Updated with modern technology, the B-52 will continue into the 21st century as an important element of US forces. There is a proposal under consideration to re-engine the remaining B-52H aircraft to extend the service life. B-52 re-engine plans, if implemented, call for the B-52 to be utilized through 2025. Current engineering analysis show the B-52's life span to extend beyond the year 2040. The limiting factor of the B-52�s service life is the economic limit of the aircraft's upper wing surface, calculated to be approximately 32,500 to 37,500 flight hours. Based on the projected economic service life and forecast mishap rates, the Air Force will be unable to maintain the requirement of 62 aircraft by 2044, after 84 years in service

The May 1997 Report of the Quadrennial Defense Review (QDR), prescribed a total fleet of 187 bombers (95 B-1, 21 B-2, and 71 B-52). Since the QDR, two B-1s have been lost in peacetime accidents. However, the Report of the Panel to Review Long-Range Air Power (LRAP) concluded the existing bomber fleet cannot be sustained through the expected life of the air frames and that additional aircraft will eventually be required. To address this issue, the Air Force will add five additional B-52 attrition reserve aircraft, bringing the B-52 total from 71 to 76 for a total bomber force of 190. The B-52 fleet will remain the same with 44 combat-coded aircraft.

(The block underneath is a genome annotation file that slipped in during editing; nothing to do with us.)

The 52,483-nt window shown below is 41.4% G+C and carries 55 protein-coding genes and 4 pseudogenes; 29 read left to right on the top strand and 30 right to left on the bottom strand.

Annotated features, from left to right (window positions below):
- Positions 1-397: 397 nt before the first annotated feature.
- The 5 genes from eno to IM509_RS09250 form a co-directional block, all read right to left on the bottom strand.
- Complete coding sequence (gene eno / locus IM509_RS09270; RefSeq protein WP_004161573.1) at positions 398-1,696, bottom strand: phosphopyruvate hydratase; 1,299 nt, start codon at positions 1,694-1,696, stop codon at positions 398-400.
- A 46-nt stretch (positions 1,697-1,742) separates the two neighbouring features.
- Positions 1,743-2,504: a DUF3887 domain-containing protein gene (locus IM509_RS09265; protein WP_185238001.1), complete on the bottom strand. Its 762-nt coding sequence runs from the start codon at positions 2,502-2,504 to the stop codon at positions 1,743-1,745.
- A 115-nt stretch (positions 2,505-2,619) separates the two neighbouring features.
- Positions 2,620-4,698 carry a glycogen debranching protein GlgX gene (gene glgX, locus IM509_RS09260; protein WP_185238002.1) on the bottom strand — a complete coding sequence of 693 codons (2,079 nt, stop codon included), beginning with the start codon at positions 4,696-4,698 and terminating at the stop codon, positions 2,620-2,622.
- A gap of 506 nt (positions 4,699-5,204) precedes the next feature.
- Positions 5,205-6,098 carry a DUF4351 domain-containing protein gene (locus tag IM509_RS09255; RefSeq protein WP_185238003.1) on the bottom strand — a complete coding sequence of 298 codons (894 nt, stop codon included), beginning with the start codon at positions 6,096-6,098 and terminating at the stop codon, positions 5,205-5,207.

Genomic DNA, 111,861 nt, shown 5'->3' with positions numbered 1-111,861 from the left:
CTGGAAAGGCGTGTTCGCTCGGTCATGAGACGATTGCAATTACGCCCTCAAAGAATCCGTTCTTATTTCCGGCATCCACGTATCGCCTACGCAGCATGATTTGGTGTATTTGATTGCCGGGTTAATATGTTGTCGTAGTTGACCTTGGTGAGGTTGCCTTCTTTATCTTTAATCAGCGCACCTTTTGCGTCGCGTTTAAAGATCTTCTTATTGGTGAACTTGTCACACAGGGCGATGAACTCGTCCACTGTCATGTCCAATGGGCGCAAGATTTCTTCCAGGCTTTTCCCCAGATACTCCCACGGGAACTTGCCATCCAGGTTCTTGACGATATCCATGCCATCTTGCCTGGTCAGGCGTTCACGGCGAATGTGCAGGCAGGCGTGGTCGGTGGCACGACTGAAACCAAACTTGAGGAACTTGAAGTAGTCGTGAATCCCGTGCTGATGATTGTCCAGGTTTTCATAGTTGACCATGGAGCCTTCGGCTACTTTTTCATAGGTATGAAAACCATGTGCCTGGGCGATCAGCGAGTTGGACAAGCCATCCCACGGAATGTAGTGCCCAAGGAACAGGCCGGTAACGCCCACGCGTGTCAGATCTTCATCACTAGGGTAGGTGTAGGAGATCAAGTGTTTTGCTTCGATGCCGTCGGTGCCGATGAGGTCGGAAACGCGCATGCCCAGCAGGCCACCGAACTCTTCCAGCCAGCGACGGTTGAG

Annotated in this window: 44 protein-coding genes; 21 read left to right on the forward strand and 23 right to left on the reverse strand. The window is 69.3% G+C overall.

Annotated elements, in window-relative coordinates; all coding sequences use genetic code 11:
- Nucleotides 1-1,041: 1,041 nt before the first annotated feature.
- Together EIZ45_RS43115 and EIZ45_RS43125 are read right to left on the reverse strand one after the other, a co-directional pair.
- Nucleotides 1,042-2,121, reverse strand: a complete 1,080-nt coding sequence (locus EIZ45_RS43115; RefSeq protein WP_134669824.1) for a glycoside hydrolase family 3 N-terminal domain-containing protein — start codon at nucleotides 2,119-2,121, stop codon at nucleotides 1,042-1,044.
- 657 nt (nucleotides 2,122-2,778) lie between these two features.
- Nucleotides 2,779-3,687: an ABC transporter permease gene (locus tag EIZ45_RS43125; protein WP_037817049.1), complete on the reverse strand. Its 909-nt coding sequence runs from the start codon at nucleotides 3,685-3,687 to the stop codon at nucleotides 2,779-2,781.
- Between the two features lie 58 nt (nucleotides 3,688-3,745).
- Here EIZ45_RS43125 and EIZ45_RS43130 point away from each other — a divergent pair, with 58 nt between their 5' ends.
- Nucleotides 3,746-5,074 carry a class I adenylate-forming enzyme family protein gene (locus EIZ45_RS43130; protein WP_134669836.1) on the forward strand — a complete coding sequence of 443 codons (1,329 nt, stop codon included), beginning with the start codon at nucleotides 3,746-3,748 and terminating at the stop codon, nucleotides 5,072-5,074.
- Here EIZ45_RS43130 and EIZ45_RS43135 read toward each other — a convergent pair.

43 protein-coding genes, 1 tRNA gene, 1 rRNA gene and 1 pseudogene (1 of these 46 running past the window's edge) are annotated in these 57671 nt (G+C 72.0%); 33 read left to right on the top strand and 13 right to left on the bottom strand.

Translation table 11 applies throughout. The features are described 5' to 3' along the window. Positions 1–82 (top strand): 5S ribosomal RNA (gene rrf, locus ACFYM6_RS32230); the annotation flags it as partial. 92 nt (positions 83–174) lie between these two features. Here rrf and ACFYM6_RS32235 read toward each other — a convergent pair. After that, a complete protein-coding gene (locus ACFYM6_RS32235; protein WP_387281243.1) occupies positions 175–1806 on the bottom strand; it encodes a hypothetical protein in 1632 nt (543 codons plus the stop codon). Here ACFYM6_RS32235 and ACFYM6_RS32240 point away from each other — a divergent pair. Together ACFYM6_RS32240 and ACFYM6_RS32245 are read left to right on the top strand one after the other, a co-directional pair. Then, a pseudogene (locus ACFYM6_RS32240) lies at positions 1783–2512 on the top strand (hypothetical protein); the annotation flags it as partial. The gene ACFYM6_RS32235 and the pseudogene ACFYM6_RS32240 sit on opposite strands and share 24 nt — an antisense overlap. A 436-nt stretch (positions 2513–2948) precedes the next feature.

Primary Function:

Heavy bomber


Boeing Military Airplane Co.

Power Plant:

Eight Pratt & Whitney engines TF33-P-3/103 turbofan


Each engine up to 17,000 pounds (7,650 kilograms)


159 feet, 4 inches (48.5 meters)


40 feet, 8 inches (12.4 meters)


185 feet (56.4 meters)


650 miles per hour (Mach 0.86)


50,000 feet (15,151.5 meters)


Approximately 185,000 pounds empty (83,250 kilograms)

Maximum Takeoff Weight:

488,000 pounds (219,600 kilograms)


Unrefueled 8,800 miles (7,652 nautical miles)

NOTE: The B-52 can carry 27 internal weapons. Authoritative sources diverge as to maximum munition loads, with some suggesting as many as 51 smaller munitions and 30 larger munitions, while others suggest maximum loads of 45 and 24, respectively.

  The Heavy Stores Adaptor Beam [HSAB] external pylon can carry only 9 weapons which limits the total carry to 45 (18 external).